With grand announcements coming thick and fast about bridges, tunnels and stadiums, it looks like this Government might have found a bag full of money under its couch. Good for them.
And with Christchurch and Auckland Council leaders sitting around nodding as the grand announcements are made, it looks like they have too.
Isn’t that nice for them.
It’s obviously a big bag –a bag chock full with more than $25 billion—enough to buy $4.8 billion dollars worth of monuments in Christchurch, and $2.86 billion (plus cockups) to buy Len Brown’s train set. That’s on top of the $4 billion already being spent to complete the Western Ring Route, and around $3 to $4 billion for a second harbour crossing. And on top of the $4.1 billion in debt the Auckland Council already holds on our behalf.
So that’s nearly$20 billion altogether on new monuments, adding to an existing $5 billion of Auckland and Christchurch council debt. (Not to mention the massive $58 billion the government already owes on our behalf.)
And of course, they won’t be paid for with a bag full of money they found under the couch. They will be paid for with bags full of money they’re going to extract from your pocket.
And with just 1 million taxpayers in the country (virtually all of them outside Wellington) that’s a tab of around $20,000 each.
What could you have done with your $20,000?
Or with all the engorgement of construction materials that this monumental spend-up is going to suck out of building other things—like houses?
You might think all the monuments are worth it. You might think they will make the cities more liveable (which is the argument being made about the Auckland Monuments). You might think it will add to cities’ prestige (which is virtually all the argument that exists about the build-them-and-they-will-come Christchurch monuments). But whatever you think, for or against, you’re going to be paying for them anyway. And the “prestige” of the projects will fall like manna from heaven on the head and shoulders of your autocratic leaders.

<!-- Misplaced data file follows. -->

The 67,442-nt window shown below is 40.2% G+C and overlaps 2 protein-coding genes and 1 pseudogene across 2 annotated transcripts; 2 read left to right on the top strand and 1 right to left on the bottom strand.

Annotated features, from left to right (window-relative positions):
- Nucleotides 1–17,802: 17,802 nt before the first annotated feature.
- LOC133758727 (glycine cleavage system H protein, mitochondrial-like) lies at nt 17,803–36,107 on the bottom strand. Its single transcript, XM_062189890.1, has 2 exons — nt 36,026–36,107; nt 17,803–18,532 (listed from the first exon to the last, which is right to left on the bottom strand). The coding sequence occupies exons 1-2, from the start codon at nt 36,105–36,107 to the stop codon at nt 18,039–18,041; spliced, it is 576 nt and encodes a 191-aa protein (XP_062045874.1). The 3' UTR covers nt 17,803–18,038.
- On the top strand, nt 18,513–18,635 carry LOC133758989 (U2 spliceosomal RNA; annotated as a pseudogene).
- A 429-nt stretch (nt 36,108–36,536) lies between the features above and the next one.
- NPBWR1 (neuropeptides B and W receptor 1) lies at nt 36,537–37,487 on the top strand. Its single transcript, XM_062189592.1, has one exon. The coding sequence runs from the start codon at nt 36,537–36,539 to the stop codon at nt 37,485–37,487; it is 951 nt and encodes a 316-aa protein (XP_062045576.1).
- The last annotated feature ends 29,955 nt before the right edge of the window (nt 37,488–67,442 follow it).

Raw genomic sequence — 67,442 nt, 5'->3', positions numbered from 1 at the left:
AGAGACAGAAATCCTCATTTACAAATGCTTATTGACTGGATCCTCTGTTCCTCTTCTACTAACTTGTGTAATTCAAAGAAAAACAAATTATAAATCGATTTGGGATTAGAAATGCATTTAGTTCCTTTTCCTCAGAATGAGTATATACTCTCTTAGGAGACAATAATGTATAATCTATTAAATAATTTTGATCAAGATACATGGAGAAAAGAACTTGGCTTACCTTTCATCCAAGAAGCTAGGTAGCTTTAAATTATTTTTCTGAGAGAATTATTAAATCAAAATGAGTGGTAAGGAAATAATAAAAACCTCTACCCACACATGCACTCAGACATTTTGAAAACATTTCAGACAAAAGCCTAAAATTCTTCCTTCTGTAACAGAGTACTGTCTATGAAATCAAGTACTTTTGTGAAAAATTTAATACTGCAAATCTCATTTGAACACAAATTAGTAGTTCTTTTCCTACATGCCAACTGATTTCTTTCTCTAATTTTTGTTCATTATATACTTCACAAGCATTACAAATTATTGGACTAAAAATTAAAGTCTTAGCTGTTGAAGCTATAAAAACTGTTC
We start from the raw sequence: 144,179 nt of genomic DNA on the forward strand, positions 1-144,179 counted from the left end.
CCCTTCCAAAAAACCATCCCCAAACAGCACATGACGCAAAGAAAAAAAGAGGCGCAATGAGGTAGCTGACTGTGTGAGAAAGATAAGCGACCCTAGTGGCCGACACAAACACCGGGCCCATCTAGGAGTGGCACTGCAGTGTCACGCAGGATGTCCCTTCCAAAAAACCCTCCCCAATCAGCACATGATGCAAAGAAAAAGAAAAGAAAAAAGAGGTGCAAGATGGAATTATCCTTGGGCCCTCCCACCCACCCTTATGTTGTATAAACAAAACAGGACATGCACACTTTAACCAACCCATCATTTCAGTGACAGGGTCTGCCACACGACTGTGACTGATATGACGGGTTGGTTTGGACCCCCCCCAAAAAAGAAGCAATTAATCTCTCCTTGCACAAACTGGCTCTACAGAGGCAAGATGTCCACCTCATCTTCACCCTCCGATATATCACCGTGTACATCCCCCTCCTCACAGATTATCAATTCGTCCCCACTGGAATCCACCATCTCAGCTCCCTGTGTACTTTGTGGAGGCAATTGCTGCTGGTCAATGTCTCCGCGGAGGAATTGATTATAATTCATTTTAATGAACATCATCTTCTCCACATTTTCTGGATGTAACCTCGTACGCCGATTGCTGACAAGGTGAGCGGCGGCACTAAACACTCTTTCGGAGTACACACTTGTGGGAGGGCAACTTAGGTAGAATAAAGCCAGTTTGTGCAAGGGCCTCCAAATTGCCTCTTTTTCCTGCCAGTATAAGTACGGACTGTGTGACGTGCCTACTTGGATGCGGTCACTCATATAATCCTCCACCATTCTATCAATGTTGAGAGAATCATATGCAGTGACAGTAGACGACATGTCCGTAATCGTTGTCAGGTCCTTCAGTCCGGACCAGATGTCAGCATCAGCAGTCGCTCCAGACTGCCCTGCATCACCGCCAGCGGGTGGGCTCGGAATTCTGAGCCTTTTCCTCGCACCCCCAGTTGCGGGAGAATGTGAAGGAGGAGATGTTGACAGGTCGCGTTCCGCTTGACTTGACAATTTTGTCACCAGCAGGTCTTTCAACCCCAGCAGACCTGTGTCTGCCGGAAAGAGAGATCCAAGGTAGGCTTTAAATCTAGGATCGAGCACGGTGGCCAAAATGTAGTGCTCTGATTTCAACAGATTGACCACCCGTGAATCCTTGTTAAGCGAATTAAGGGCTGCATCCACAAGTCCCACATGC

So it has always been.
One may see in certain biblical movies [writes Ayn Rand] a graphic image of the meaning of public monument building: the building of the pyramids. Hordes of starved, ragged, emaciated men straining the last effort of their inadequate muscles at the inhuman task of pulling the ropes that drag large chunks of stone, straining like tortured beasts of burden under the whips of overseers, collapsing on the job and dying in the desert sands—that a dead Pharaoh might lie in an imposingly senseless structure and thus gain eternal "prestige" in the eyes of the unborn of future generations.
Temples and palaces are the only monuments left of mankind's early civilizations. They were created by the same means and at the same price—a price not justified by the fact that primitive peoples undoubtedly believed, while dying of starvation and exhaustion, that the "prestige" of their tribe, their rulers or their gods was of value to them somehow.
Rome fell, bankrupted by statist controls and taxation, while its emperors were building coliseums [ to deliver bread and circuses]. Louis XIV of France taxed his people into a state of indigence, while he built the palace of Versailles for his contemporary monarchs to envy and for modern tourists to visit. [Meanwhile, as the bread in the kingdom dwindled, his queen Antoinette was advising her subjects’ rulers to “Let them eat cake.”]
And now, in a New Zealand already mired in debt, we’re going to tax ourselves further into penury to make ourselves believe we’re making our cities liveable.
Do any of these political leaders really believe anything they say about making cities affordable?
PS: Want affordable local councils? Consider supporting the Affordable ticket: http://www.affordable.org.nz/join-donate